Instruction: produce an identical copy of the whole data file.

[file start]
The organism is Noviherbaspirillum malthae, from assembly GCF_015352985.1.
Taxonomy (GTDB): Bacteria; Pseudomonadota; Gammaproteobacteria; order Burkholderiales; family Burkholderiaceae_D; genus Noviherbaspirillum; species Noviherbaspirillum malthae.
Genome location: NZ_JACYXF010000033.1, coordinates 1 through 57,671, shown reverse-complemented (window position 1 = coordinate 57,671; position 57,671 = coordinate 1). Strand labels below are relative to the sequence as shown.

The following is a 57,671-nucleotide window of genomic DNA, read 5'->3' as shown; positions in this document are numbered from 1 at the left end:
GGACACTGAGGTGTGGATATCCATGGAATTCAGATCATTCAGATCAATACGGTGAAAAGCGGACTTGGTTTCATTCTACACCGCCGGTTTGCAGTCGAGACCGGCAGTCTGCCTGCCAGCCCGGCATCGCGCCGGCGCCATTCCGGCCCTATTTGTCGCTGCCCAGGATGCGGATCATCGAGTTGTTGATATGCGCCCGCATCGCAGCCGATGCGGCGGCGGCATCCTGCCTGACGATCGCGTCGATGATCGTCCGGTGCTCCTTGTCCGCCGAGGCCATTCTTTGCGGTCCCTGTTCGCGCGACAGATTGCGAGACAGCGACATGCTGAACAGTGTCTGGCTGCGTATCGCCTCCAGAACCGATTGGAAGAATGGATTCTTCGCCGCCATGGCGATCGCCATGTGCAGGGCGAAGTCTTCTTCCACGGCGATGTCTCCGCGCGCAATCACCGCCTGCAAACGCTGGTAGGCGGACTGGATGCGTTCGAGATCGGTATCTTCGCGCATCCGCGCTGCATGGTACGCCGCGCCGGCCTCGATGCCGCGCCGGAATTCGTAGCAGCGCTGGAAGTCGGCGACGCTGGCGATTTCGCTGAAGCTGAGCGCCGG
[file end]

The organism is Noviherbaspirillum malthae, from assembly GCF_015352985.1.
Taxonomy (GTDB): Bacteria; Pseudomonadota; Gammaproteobacteria; order Burkholderiales; family Burkholderiaceae_D; genus Noviherbaspirillum; species Noviherbaspirillum malthae.
Genome location: NZ_JACYXF010000033.1, coordinates 1 through 57,671, shown reverse-complemented (window position 1 = coordinate 57,671; position 57,671 = coordinate 1). Strand labels below are relative to the sequence as shown.

The following is a 57,671-nucleotide window of genomic DNA, read 5'->3' as shown; positions in this document are numbered from 1 at the left end:
GGACACTGAGGTGTGGATATCCATGGAATTCAGATCATTCAGATCAATACGGTGAAAAGCGGACTTGGTTTCATTCTACACCGCCGGTTTGCAGTCGAGACCGGCAGTCTGCCTGCCAGCCCGGCATCGCGCCGGCGCCATTCCGGCCCTATTTGTCGCTGCCCAGGATGCGGATCATCGAGTTGTTGATATGCGCCCGCATCGCAGCCGATGCGGCGGCGGCATCCTGCCTGACGATCGCGTCGATGATCGTCCGGTGCTCCTTGTCCGCCGAGGCCATTCTTTGCGGTCCCTGTTCGCGCGACAGATTGCGAGACAGCGACATGCTGAACAGTGTCTGGCTGCGTATCGCCTCCAGAACCGATTGGAAGAATGGATTCTTCGCCGCCATGGCGATCGCCATGTGCAGGGCGAAGTCTTCTTCCACGGCGATGTCTCCGCGCGCAATCACCGCCTGCAAACGCTGGTAGGCGGACTGGATGCGTTCGAGATCGGTATCTTCGCGCATCCGCGCTGCATGGTACGCCGCGCCGGCCTCGATGCCGCGCCGGAATTCGTAGCAGCGCTGGAAGTCGGCGACGCTGGCGATTTCGCTGAAGCTGAGCGCCGG